Abstract

Located on the Bahr el Jebel in South Sudan, the Sudd is one of the largest floodplain wetlands in the world. Seasonal inundation drives the hydrologic, geomorphological, and ecological processes, and the annual flood pulse is essential to the functioning of the Sudd. Despite the importance of the flood pulse, various hydrological interventions are planned upstream of the Sudd to increase economic benefits and food security. These will not be without consequences, in particular for wetlands where the biological productivity, biodiversity, and human livelihoods are dependent on the flood pulse and both the costs and benefits need to be carefully evaluated. Many African countries still lack regional baseline information on the temporal extent, distribution, and characteristics of wetlands, making it hard to assess the consequences of development interventions. Because of political instability in Sudan and the inaccessible nature of the Sudd, recent measurements of flooding and seasonal dynamics are inadequate. Analyses of multitemporal and multisensor remote sensing datasets are presented in this paper, in order to investigate and characterize flood pulsing within the Sudd wetland over a 12-month period. Wetland area has been mapped along with dominant components of open water and flooded vegetation at five time periods over a single year. The total area of flooding (both rain and river fed) over the 12 months was 41 334 km2, with 9176 km2 of this constituting the permanent wetland. Mean annual total evaporation is shown to be higher and with narrower distribution of values from areas of open water (1718 mm) than from flooded vegetation (1641 mm). Although the exact figures require validation against ground-based measurements, the results highlight the relative differences in inundation patterns and evaporation across the Sudd.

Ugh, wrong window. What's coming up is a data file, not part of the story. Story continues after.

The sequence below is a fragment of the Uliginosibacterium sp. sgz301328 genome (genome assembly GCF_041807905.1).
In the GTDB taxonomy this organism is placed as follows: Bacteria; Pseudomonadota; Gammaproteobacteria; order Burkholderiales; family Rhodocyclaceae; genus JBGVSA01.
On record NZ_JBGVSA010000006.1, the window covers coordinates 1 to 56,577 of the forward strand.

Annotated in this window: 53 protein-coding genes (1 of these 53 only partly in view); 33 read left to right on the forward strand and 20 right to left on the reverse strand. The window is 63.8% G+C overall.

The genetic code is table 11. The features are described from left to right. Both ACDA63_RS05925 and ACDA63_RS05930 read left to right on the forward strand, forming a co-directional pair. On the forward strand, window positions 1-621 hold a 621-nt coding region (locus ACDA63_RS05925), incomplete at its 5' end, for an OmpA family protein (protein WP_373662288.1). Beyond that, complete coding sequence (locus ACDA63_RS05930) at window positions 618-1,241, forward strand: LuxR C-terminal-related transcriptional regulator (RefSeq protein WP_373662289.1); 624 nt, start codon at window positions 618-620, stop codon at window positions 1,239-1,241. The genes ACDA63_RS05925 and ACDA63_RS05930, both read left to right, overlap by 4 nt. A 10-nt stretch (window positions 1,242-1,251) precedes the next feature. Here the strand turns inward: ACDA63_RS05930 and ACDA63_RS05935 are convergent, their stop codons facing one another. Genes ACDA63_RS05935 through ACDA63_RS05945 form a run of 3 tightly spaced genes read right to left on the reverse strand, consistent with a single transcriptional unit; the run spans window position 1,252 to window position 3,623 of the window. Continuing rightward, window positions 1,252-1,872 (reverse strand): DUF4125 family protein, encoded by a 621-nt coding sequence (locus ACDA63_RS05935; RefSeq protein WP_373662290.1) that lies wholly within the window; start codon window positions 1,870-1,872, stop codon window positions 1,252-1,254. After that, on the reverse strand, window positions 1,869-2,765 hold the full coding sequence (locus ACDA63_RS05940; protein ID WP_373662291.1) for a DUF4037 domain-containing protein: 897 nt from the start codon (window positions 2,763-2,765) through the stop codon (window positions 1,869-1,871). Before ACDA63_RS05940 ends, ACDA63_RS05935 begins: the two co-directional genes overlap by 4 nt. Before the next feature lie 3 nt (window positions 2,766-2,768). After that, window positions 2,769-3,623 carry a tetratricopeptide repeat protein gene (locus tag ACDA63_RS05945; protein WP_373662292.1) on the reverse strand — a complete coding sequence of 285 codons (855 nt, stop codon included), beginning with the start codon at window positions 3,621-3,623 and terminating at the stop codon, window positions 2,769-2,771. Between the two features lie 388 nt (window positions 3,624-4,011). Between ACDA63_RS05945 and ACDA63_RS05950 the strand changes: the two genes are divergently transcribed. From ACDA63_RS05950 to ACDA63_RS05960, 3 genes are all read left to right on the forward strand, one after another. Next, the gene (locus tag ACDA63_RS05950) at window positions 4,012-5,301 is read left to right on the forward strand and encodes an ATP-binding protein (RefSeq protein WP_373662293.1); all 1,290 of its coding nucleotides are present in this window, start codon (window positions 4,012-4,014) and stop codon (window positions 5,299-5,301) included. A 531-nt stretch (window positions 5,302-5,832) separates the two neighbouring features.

1. Introduction

Originating in Lake Victoria, the White Nile, one of the two major tributaries of the Nile River, flows from Uganda into South Sudan, where it enters a shallow depression and forms the vast Sudd wetland. Beyond the Sudd, the river flows to Khartoum, where it merges with the Blue Nile, forming the main stem of the Nile River, which subsequently flows through Egypt and into the Mediterranean Sea. Although wetland ecosystems occur extensively across the basin, from Lake Victoria in the south to the Nile Delta in the north, the swamps and floodplains of the Sudd constitute the largest wetland ecosystem in the Nile basin and one of the largest tropical wetlands in the world. The Sudd is dependent on the outflow from Lake Victoria but exhibits large seasonal changes as a consequence of variation in flow downstream of the lake. The “flood pulse concept” (FPC; Junk et al. 1989) describes the importance of the hydrological pulse to the functioning of wetlands and states that it is the annual inundation pattern that is primarily responsible for the high productivity of and the biotic interactions within such systems.